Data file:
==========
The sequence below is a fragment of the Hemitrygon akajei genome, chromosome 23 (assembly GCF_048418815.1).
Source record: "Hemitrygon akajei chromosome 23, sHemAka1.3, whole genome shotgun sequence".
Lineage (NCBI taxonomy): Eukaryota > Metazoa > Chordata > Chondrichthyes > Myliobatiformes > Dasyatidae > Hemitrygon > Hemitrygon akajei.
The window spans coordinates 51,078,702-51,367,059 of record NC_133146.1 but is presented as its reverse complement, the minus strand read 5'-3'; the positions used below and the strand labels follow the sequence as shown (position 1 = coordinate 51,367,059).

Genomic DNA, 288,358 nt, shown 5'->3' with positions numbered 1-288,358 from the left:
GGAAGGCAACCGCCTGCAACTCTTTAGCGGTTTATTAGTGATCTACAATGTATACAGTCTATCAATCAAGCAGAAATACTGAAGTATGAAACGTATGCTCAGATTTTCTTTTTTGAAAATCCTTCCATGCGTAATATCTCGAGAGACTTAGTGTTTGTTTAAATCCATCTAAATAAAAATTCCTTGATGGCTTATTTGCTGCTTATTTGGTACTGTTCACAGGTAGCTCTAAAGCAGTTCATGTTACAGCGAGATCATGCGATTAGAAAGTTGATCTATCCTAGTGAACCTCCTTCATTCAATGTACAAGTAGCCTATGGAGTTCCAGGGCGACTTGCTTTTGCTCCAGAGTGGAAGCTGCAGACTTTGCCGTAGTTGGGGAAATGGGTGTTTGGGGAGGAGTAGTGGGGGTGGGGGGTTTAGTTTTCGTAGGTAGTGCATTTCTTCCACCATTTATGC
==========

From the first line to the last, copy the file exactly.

The sequence below is a fragment of the Hemitrygon akajei genome, chromosome 23 (assembly GCF_048418815.1).
Source record: "Hemitrygon akajei chromosome 23, sHemAka1.3, whole genome shotgun sequence".
Lineage (NCBI taxonomy): Eukaryota > Metazoa > Chordata > Chondrichthyes > Myliobatiformes > Dasyatidae > Hemitrygon > Hemitrygon akajei.
The window spans coordinates 51,078,702-51,367,059 of record NC_133146.1 but is presented as its reverse complement, the minus strand read 5'-3'; the positions used below and the strand labels follow the sequence as shown (position 1 = coordinate 51,367,059).

Genomic DNA, 288,358 nt, shown 5'->3' with positions numbered 1-288,358 from the left:
GGAAGGCAACCGCCTGCAACTCTTTAGCGGTTTATTAGTGATCTACAATGTATACAGTCTATCAATCAAGCAGAAATACTGAAGTATGAAACGTATGCTCAGATTTTCTTTTTTGAAAATCCTTCCATGCGTAATATCTCGAGAGACTTAGTGTTTGTTTAAATCCATCTAAATAAAAATTCCTTGATGGCTTATTTGCTGCTTATTTGGTACTGTTCACAGGTAGCTCTAAAGCAGTTCATGTTACAGCGAGATCATGCGATTAGAAAGTTGATCTATCCTAGTGAACCTCCTTCATTCAATGTACAAGTAGCCTATGGAGTTCCAGGGCGACTTGCTTTTGCTCCAGAGTGGAAGCTGCAGACTTTGCCGTAGTTGGGGAAATGGGTGTTTGGGGAGGAGTAGTGGGGGTGGGGGGTTTAGTTTTCGTAGGTAGTGCATTTCTTCCACCATTTATGC